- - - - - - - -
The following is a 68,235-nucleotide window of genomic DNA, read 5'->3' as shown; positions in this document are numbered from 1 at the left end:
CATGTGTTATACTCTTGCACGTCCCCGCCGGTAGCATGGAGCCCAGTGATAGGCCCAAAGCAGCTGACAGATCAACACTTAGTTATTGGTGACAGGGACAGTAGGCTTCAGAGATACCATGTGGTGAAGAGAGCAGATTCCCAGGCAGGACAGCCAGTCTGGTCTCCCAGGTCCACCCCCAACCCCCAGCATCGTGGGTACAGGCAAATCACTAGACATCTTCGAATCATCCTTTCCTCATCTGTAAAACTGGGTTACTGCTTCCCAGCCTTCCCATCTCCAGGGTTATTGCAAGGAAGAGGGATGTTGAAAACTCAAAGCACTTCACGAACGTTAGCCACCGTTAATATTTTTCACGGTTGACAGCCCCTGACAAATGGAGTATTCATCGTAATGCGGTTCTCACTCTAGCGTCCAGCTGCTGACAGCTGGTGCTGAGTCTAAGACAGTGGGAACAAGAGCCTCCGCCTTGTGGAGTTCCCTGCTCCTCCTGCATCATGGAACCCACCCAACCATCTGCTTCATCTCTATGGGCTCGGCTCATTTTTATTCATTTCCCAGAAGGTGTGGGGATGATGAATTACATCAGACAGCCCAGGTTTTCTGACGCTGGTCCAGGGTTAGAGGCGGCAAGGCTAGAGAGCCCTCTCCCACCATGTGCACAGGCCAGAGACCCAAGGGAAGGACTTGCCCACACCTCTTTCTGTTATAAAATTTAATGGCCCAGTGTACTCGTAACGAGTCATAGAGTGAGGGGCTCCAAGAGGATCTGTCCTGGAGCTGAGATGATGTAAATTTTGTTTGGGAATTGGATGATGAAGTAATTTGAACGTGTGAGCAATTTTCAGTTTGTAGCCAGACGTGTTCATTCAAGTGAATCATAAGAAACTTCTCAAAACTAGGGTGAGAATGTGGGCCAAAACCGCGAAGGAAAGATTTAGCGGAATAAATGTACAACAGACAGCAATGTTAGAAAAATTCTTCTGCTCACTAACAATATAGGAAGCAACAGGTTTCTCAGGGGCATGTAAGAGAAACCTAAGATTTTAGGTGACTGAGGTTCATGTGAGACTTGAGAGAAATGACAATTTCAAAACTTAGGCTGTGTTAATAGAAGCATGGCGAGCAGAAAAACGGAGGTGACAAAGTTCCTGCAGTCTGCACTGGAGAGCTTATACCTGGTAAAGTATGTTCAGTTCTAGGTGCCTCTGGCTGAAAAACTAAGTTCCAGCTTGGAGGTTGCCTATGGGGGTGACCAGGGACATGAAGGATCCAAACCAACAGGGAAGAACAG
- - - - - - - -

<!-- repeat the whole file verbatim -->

The following is a 68,235-nucleotide window of genomic DNA, read 5'->3' as shown; positions in this document are numbered from 1 at the left end:
CATGTGTTATACTCTTGCACGTCCCCGCCGGTAGCATGGAGCCCAGTGATAGGCCCAAAGCAGCTGACAGATCAACACTTAGTTATTGGTGACAGGGACAGTAGGCTTCAGAGATACCATGTGGTGAAGAGAGCAGATTCCCAGGCAGGACAGCCAGTCTGGTCTCCCAGGTCCACCCCCAACCCCCAGCATCGTGGGTACAGGCAAATCACTAGACATCTTCGAATCATCCTTTCCTCATCTGTAAAACTGGGTTACTGCTTCCCAGCCTTCCCATCTCCAGGGTTATTGCAAGGAAGAGGGATGTTGAAAACTCAAAGCACTTCACGAACGTTAGCCACCGTTAATATTTTTCACGGTTGACAGCCCCTGACAAATGGAGTATTCATCGTAATGCGGTTCTCACTCTAGCGTCCAGCTGCTGACAGCTGGTGCTGAGTCTAAGACAGTGGGAACAAGAGCCTCCGCCTTGTGGAGTTCCCTGCTCCTCCTGCATCATGGAACCCACCCAACCATCTGCTTCATCTCTATGGGCTCGGCTCATTTTTATTCATTTCCCAGAAGGTGTGGGGATGATGAATTACATCAGACAGCCCAGGTTTTCTGACGCTGGTCCAGGGTTAGAGGCGGCAAGGCTAGAGAGCCCTCTCCCACCATGTGCACAGGCCAGAGACCCAAGGGAAGGACTTGCCCACACCTCTTTCTGTTATAAAATTTAATGGCCCAGTGTACTCGTAACGAGTCATAGAGTGAGGGGCTCCAAGAGGATCTGTCCTGGAGCTGAGATGATGTAAATTTTGTTTGGGAATTGGATGATGAAGTAATTTGAACGTGTGAGCAATTTTCAGTTTGTAGCCAGACGTGTTCATTCAAGTGAATCATAAGAAACTTCTCAAAACTAGGGTGAGAATGTGGGCCAAAACCGCGAAGGAAAGATTTAGCGGAATAAATGTACAACAGACAGCAATGTTAGAAAAATTCTTCTGCTCACTAACAATATAGGAAGCAACAGGTTTCTCAGGGGCATGTAAGAGAAACCTAAGATTTTAGGTGACTGAGGTTCATGTGAGACTTGAGAGAAATGACAATTTCAAAACTTAGGCTGTGTTAATAGAAGCATGGCGAGCAGAAAAACGGAGGTGACAAAGTTCCTGCAGTCTGCACTGGAGAGCTTATACCTGGTAAAGTATGTTCAGTTCTAGGTGCCTCTGGCTGAAAAACTAAGTTCCAGCTTGGAGGTTGCCTATGGGGGTGACCAGGGACATGAAGGATCCAAACCAACAGGGAAGAACAG